The scope of a public inquiry into the cause of the devastating Grenfell Tower fire, which is believed to have killed about 80 people, has been announced today.
A huge fire consumed the 24-floor London apartment block on June 14, triggering a huge insurance operation. Protector Forsikring, the Norway-based insurance provider for the Royal Borough of Kensington and Chelsea, which owned the tower, has forecast claims of around £50 million as a result of the tragedy.
The inquiry will look into the cause and spread of the fatal blaze and whether the relevant legislation and guidance were satisfied. It will also consider the scope and adequacy of relevant regulations relating to high-rise buildings, and the design, construction and refurbishment of Grenfell Tower.
“It is vital that there is justice for the victims of this appalling tragedy and for their families who have suffered so terribly,” said Prime Minister Theresa May. “[The inquiry] will address crucial issues such as the cause of the fire and the adequacy of building and fire regulations, which will allow the inquiry to get to the truth of what happened and learn the lessons to stop a similar catastrophe happening in the future.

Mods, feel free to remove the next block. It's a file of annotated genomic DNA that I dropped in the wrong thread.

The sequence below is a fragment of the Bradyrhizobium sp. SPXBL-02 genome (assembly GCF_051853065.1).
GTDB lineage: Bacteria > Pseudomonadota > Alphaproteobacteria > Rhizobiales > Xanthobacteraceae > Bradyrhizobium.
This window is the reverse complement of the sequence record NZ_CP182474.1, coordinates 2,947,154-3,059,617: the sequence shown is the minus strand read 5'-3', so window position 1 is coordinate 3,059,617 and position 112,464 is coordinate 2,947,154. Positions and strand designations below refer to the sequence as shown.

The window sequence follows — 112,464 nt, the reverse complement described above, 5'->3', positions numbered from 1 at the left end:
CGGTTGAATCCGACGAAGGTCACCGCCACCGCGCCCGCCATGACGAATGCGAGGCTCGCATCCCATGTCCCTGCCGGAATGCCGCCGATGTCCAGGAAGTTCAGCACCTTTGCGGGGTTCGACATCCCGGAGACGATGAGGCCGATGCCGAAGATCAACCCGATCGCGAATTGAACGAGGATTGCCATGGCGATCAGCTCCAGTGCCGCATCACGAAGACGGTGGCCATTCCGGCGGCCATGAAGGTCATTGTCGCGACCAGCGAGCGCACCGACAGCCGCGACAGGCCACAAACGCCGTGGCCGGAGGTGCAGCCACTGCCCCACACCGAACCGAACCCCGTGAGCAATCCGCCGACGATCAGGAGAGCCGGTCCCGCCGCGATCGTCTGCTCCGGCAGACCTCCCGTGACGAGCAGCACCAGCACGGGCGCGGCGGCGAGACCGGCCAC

“I am determined that the broader questions raised by this fire – including around social housing – are not left unanswered.”
The inquiry will be chaired by Sir Martin Moore-Brick, who has made the decision not to include social housing policy in the terms of reference, according to a Guardian report. This decision has been criticised by survivors who said the review lacks scope and does not include all “systemic issues.”
A spokesman for the inquiry told the Guardian that Moore-Bick “specifically identified that he is considering the need to cover issues such as the occupation and management of social housing and the administration of local government more generally, as well as matters of a technical scientific nature.”
The opening hearing is due to take place on September 14.
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